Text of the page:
Wednesday, November 4, 2009



By Standard Team

President Kibaki and Prime Minister Raila Odinga met behind closed doors to discuss how their date with International Criminal Court Chief Prosecutor Luis Moreno-Ocampo on Friday should proceed.

They met as Justice Minister Mutula Kilonzo, who has been their link with Ocampo’s office, revealed Ocampo’s advance party had arrived.

"I even offered them office space, but they said they don’t need it as they are at the UN headquarters," said Mutula, in an interview with The Standard yesterday.

Pressure from the international community and ICC has been piling on the two leaders to co-operate on investigations, arrests and even trials of high profile personalities linked to post-election violence.

Chairman of the task force on police reforms Justice (Rtd) Phillip Ransley presenting the report to President Kibaki and Prime Minister Raila Odinga Tuesday at Harambee House. [PHOTO: TABITHA OTWORI/ STANDARD]

They are also grappling with incessant demands from Western capitals and even the UN to set up a special local tribunal that meets international standards to try minor offenders in the chaos that followed declaration Kibaki had won a second term.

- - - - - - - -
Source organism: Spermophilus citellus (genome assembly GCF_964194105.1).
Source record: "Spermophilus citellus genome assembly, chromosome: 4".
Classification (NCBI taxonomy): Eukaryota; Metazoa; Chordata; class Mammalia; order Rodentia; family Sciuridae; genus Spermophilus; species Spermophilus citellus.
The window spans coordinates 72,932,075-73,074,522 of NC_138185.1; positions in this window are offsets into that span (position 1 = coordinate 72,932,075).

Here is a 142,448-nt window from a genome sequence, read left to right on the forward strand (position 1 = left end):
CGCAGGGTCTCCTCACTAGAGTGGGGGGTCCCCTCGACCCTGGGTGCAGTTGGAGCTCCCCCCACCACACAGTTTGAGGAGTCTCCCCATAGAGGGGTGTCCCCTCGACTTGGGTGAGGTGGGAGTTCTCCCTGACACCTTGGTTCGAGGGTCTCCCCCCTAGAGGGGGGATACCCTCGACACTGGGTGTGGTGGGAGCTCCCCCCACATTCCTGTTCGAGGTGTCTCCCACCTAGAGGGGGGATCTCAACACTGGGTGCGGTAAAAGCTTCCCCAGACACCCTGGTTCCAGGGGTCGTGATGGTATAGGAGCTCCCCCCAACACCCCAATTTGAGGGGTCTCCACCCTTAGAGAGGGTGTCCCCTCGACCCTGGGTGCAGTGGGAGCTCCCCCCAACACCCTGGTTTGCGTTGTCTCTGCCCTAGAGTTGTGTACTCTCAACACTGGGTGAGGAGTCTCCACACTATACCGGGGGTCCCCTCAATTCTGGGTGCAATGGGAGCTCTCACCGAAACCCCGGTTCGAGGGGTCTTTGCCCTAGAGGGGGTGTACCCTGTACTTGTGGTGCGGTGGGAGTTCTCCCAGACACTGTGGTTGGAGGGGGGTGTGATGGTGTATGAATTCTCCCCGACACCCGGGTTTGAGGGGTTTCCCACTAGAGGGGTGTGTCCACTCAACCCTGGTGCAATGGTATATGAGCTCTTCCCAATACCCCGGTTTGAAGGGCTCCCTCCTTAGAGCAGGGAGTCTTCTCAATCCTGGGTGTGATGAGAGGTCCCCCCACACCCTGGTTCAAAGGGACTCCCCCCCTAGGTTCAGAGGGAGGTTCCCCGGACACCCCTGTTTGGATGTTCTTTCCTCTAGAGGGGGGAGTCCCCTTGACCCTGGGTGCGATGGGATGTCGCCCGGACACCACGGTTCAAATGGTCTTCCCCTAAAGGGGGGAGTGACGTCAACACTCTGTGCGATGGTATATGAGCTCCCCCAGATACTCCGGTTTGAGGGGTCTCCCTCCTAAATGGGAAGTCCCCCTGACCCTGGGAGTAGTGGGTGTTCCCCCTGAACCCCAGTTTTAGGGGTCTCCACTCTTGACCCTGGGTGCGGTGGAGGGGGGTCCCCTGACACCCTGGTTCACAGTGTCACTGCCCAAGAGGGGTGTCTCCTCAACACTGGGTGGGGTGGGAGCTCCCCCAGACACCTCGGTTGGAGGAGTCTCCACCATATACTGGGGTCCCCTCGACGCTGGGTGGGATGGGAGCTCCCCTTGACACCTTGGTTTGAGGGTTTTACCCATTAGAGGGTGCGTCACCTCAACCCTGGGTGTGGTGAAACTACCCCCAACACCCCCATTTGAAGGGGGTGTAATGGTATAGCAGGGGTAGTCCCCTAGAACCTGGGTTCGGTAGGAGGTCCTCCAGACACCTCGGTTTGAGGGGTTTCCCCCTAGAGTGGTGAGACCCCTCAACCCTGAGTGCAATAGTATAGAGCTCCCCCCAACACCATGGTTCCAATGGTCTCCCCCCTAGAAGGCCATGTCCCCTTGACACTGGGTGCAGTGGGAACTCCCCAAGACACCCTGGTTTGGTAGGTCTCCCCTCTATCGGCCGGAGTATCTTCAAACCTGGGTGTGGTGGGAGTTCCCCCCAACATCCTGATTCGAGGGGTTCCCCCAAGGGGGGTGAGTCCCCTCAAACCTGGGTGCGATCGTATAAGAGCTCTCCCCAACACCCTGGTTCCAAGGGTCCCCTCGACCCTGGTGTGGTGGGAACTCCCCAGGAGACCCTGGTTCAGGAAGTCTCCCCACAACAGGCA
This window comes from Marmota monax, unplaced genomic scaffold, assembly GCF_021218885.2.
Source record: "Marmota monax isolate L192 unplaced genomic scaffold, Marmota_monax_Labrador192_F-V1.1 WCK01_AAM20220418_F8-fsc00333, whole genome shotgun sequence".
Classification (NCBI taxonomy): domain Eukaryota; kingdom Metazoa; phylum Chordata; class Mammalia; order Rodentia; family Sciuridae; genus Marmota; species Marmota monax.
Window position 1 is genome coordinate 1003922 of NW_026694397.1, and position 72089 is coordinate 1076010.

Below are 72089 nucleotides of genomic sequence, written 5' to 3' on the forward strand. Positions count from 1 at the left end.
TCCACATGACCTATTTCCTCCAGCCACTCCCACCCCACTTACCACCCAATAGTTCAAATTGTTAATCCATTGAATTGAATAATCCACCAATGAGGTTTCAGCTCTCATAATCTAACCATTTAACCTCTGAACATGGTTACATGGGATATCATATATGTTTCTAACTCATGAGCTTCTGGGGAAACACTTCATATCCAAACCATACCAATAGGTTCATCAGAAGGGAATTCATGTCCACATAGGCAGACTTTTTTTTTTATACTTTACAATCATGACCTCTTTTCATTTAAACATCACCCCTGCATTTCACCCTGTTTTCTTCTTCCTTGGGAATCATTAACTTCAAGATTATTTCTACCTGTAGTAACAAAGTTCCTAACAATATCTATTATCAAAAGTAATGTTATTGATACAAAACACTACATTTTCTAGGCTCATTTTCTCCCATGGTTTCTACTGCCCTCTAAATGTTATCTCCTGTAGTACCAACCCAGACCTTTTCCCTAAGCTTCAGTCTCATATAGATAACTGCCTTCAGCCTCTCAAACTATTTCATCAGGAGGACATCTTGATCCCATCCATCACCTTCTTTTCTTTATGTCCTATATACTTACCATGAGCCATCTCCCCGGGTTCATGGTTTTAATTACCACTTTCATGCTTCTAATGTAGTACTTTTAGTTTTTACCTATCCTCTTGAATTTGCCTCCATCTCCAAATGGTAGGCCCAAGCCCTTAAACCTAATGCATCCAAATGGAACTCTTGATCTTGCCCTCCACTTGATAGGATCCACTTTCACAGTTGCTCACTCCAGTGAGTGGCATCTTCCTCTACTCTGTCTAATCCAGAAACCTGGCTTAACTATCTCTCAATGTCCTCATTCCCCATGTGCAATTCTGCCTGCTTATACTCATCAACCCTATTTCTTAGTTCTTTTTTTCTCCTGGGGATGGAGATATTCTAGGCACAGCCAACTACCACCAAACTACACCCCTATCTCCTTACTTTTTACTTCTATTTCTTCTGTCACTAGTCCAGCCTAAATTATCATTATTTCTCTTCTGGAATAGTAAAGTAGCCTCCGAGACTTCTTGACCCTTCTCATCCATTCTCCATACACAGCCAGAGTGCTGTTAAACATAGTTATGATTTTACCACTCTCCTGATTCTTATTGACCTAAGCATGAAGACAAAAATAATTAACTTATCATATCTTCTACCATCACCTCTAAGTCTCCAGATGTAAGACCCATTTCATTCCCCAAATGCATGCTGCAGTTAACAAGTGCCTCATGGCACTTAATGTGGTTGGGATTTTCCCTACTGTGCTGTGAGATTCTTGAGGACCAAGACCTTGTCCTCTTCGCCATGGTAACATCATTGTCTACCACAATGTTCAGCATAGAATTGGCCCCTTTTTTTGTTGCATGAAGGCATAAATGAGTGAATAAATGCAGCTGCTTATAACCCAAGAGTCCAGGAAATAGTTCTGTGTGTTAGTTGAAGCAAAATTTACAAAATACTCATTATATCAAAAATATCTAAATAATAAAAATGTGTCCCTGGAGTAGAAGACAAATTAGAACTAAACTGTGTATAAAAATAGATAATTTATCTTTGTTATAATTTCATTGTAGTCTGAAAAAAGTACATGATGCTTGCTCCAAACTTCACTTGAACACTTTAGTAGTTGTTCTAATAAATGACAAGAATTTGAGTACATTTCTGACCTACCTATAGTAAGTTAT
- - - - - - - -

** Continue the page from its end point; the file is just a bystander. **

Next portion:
Sitting back

Confidential sources within the President and the PM’s offices revealed the two could have chosen the ‘safer’ path of declaring they would co-operate, but sitting back to let ICC steps on Kenya take its course as defined by the Roman Statute.

It decrees that where the State in question does not officially refer the case to ICC as Ocampo requested in his letter to Kibaki and Raila last week, then he would use his powers to order Pre-Trial Chamber hearings on Kenya’s suspects.

This way, the source revealed, the President and the PM would have cushioned themselves against possible backlash of being seen to have sacrificed their allies.

"The plan is to look good in the eyes of the world but in the end let Ocampo have his way without them being seen to have given him a hand,’’ revealed our source.